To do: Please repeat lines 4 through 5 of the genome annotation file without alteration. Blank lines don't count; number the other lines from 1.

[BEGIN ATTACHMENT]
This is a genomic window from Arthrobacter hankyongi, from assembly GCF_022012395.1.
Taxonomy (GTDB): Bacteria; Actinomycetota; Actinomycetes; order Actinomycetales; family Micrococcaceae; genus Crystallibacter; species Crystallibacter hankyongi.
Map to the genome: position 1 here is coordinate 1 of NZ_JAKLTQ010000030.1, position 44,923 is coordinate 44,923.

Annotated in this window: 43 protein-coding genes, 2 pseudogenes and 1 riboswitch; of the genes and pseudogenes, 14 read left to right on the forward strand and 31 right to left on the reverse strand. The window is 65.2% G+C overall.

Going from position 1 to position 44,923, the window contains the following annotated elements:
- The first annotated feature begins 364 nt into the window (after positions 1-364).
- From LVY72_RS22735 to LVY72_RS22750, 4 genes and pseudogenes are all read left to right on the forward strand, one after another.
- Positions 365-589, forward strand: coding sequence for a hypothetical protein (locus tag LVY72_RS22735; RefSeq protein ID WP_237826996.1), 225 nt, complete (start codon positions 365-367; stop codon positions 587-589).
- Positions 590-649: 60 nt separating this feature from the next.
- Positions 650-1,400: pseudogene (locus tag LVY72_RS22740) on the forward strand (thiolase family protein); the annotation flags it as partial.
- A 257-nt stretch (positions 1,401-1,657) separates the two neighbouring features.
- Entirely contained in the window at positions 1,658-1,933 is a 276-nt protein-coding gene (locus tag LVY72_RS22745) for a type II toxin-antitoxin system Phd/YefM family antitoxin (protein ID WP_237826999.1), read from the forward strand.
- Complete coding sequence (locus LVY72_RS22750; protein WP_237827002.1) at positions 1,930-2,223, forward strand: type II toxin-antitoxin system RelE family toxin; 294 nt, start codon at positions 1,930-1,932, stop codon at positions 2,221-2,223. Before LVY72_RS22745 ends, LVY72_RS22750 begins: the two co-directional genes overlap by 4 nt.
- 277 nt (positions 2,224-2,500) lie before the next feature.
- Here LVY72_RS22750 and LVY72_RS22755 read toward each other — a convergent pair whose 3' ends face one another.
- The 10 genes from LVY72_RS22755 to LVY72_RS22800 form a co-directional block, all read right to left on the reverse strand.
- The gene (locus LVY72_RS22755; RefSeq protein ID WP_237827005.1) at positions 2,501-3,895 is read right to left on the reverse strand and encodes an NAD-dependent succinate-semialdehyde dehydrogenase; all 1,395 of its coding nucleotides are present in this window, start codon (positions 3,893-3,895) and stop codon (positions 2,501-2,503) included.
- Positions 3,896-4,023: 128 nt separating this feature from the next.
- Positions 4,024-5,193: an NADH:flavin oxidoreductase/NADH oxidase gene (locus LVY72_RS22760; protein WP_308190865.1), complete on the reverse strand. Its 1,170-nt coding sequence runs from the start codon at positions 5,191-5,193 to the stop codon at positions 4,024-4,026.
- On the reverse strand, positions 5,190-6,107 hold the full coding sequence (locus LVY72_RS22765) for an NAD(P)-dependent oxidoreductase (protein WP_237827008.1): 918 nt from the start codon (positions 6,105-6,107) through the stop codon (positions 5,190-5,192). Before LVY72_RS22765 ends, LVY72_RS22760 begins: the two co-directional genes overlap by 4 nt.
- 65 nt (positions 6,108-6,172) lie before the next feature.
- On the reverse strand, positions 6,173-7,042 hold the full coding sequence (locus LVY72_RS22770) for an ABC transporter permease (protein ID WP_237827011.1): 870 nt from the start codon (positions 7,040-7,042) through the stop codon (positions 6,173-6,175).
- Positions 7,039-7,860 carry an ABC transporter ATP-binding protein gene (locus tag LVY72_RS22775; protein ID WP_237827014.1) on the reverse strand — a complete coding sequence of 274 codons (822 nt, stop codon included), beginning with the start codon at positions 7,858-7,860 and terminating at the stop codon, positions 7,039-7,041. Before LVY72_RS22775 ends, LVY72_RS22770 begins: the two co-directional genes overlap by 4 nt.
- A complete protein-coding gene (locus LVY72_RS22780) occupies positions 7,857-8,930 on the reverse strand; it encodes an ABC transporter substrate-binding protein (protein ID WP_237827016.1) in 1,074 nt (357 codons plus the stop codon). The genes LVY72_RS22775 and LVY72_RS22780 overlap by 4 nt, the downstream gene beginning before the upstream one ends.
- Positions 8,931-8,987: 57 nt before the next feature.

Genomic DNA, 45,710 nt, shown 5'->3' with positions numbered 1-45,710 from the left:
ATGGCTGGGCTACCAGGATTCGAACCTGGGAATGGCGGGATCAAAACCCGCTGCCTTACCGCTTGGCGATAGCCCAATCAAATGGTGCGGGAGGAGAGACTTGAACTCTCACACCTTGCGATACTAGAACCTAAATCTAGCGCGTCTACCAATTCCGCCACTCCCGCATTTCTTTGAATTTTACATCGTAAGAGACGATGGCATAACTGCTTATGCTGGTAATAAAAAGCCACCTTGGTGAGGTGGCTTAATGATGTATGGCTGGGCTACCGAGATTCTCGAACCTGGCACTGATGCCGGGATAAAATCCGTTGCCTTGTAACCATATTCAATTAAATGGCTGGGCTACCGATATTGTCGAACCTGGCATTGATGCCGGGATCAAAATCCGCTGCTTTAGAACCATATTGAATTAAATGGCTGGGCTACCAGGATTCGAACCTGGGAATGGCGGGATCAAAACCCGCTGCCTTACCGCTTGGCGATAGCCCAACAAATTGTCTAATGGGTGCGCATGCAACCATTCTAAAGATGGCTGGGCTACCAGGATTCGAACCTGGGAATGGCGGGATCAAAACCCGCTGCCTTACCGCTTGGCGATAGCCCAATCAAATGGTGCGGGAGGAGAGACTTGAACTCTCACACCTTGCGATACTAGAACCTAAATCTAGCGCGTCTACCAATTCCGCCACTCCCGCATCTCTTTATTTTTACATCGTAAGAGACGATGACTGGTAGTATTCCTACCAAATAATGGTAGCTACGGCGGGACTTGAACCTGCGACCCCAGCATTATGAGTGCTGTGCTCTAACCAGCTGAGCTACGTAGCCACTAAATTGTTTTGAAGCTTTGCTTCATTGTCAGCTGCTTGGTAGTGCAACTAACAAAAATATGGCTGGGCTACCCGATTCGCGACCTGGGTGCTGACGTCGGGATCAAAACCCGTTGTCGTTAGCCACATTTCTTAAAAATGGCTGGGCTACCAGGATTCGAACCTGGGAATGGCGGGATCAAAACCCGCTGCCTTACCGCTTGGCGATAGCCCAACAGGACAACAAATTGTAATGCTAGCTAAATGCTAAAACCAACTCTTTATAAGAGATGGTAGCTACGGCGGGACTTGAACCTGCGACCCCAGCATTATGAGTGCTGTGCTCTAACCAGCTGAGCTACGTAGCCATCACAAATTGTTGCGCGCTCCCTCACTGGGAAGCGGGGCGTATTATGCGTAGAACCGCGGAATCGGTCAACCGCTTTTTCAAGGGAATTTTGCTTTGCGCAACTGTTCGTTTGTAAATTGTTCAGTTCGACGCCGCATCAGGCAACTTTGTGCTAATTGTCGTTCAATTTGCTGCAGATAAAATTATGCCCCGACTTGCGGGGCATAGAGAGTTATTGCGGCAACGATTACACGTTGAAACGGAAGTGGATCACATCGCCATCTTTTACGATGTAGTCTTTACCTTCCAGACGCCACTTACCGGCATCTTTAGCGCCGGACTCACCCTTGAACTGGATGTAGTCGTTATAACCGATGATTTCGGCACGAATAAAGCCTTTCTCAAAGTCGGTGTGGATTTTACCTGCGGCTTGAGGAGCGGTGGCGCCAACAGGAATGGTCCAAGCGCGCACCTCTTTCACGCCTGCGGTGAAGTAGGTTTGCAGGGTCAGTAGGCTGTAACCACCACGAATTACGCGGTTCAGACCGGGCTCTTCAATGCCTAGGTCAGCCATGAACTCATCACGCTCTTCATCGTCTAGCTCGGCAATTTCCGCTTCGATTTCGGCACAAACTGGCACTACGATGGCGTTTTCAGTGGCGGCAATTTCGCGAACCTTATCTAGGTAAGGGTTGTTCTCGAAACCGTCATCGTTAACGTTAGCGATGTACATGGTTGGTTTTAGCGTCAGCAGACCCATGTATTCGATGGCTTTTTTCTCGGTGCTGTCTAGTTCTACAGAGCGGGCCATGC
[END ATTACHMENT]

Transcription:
Annotated in this window: 43 protein-coding genes, 2 pseudogenes and 1 riboswitch; of the genes and pseudogenes, 14 read left to right on the forward strand and 31 right to left on the reverse strand. The window is 65.2% G+C overall.

Going from position 1 to position 44,923, the window contains the following annotated elements: